From the NY Post:
This Bronx apartment building, where city housing violations have increased from 82 to nearly 600 in 16 months, is among thousands of rental properties from Los Angeles to Harlem showing a creeping decay as housing values collapse and funds for repairs dry up.
As landlords find themselves owing more than their properties are worth, some have simply walked away, leaving garbage to pile up. Others have disappeared into bankruptcy, with unpaid utility bills. Some have tried to reduce their losses by neglecting basic maintenance.
"There are 100,000 apartments teetering on the edge" in New York City alone, said Harold Shultz, senior fellow at the Citizens Housing and Planning Council. "And depending upon the way various winds blow, they could fall over."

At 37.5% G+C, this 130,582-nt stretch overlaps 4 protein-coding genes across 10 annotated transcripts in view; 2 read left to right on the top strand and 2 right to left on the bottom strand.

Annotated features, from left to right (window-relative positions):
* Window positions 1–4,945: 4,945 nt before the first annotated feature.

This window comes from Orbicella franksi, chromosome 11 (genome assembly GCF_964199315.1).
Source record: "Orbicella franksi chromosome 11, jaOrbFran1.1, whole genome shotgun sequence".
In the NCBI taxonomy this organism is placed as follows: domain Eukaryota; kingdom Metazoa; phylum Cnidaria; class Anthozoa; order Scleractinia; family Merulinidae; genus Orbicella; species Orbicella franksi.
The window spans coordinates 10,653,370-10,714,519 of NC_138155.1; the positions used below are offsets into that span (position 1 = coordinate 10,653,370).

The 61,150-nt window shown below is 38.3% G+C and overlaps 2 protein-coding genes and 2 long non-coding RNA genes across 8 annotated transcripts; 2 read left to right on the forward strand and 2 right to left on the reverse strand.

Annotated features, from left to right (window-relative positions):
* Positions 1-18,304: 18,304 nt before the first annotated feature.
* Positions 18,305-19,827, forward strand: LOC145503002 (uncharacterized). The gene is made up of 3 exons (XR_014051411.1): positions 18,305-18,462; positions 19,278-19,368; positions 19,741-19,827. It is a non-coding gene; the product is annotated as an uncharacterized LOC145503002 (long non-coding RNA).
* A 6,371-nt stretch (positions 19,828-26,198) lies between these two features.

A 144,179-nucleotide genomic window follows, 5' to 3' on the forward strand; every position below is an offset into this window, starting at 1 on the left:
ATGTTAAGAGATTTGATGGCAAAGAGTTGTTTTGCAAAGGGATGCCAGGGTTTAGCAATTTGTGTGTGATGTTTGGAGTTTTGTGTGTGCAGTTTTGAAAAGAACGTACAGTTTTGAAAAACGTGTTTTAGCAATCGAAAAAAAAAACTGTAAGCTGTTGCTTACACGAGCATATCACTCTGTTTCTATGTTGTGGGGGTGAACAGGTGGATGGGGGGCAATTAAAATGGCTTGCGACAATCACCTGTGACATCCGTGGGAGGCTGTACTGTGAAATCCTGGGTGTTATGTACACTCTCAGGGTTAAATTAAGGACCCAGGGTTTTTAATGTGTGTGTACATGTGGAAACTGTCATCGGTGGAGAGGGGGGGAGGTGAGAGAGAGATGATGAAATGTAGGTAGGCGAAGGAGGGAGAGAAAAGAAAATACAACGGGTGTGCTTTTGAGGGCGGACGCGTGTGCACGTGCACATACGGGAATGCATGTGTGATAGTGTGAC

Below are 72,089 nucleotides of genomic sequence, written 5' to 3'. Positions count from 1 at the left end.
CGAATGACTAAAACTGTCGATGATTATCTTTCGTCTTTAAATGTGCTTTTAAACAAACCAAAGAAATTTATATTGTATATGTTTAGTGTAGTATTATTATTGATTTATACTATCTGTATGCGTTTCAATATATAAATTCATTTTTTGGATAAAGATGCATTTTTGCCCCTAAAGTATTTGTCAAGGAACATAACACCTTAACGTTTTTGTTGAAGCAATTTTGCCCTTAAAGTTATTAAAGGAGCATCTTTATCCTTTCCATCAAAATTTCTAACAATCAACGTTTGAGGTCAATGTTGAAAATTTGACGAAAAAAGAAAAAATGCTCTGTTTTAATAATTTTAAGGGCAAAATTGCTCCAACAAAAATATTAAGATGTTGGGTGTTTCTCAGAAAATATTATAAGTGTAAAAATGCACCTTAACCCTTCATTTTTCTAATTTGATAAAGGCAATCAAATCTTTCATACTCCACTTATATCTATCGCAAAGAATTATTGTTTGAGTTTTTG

Earlier this month, a Congressional report warned that the deterioration of these properties could drag down the value of the surrounding neighborhoods. In New York, where these troubled investments centered on gentrifying areas of the Bronx and Harlem, advocates worry the problems could deliver lasting blows to neighborhoods that have long struggled.
Of New York City's 1 million rent-stabilized apartments, more than one-tenth are facing severe financial distress, says Rafael Cestero, commissioner of the city Department of Housing Preservation and Development. Of those, more than one-quarter have deteriorated visibly since the beginning of the downturn.